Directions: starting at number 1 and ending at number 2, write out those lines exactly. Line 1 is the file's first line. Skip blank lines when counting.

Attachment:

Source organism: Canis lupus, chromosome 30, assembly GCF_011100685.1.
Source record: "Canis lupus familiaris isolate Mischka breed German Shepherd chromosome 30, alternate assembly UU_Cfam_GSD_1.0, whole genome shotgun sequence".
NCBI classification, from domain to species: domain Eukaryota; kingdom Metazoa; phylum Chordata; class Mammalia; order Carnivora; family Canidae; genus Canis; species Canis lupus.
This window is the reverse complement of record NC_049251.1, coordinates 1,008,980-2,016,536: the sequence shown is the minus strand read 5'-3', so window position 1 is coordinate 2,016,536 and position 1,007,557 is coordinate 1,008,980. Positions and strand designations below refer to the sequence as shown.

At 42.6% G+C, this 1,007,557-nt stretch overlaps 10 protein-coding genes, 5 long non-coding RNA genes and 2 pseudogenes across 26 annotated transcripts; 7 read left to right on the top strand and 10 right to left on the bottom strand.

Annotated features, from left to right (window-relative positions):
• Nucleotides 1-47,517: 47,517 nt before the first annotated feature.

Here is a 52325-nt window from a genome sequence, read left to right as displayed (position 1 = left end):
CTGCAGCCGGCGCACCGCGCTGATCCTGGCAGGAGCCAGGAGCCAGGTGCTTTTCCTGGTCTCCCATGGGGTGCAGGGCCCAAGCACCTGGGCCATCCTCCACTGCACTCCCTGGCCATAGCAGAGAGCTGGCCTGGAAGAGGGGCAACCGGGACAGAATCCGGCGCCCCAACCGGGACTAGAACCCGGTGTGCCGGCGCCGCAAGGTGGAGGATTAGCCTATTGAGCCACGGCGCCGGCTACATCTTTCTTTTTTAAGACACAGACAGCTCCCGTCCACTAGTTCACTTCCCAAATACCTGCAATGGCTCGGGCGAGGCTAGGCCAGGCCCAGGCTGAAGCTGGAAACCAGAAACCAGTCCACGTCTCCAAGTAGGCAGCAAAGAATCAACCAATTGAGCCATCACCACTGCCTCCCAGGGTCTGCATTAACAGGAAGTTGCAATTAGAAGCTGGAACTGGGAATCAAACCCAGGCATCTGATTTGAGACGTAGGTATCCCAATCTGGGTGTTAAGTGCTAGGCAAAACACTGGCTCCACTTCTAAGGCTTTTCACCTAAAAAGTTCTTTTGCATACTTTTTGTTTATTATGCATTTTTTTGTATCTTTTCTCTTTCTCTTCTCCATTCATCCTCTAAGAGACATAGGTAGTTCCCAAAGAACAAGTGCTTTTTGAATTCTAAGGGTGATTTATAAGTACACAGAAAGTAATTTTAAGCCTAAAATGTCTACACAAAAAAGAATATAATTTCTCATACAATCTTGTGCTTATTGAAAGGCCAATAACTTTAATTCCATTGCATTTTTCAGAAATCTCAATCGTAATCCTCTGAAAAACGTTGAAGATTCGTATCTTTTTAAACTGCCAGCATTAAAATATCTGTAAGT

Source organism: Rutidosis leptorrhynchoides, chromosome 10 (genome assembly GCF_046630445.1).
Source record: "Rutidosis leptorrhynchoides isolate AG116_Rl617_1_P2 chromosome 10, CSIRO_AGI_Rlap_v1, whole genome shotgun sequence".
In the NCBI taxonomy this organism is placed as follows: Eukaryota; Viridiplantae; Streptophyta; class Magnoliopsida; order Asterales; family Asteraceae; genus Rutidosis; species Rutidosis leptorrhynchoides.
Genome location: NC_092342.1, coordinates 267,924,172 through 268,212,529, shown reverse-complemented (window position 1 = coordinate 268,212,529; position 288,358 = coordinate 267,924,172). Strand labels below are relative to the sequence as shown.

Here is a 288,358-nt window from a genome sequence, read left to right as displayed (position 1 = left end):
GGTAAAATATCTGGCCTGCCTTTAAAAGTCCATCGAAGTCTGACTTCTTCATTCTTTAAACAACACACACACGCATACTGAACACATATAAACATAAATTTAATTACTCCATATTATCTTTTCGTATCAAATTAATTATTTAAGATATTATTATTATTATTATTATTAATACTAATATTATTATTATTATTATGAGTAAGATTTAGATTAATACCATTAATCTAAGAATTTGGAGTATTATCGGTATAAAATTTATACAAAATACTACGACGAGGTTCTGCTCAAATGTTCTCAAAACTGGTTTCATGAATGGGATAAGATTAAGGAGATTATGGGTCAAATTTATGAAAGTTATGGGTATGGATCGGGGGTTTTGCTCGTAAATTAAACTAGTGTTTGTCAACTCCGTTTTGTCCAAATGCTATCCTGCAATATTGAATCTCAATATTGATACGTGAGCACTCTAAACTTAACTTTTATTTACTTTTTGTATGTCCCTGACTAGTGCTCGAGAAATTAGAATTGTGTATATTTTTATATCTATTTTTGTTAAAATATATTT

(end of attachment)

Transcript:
Source organism: Canis lupus, chromosome 30, assembly GCF_011100685.1.
Source record: "Canis lupus familiaris isolate Mischka breed German Shepherd chromosome 30, alternate assembly UU_Cfam_GSD_1.0, whole genome shotgun sequence".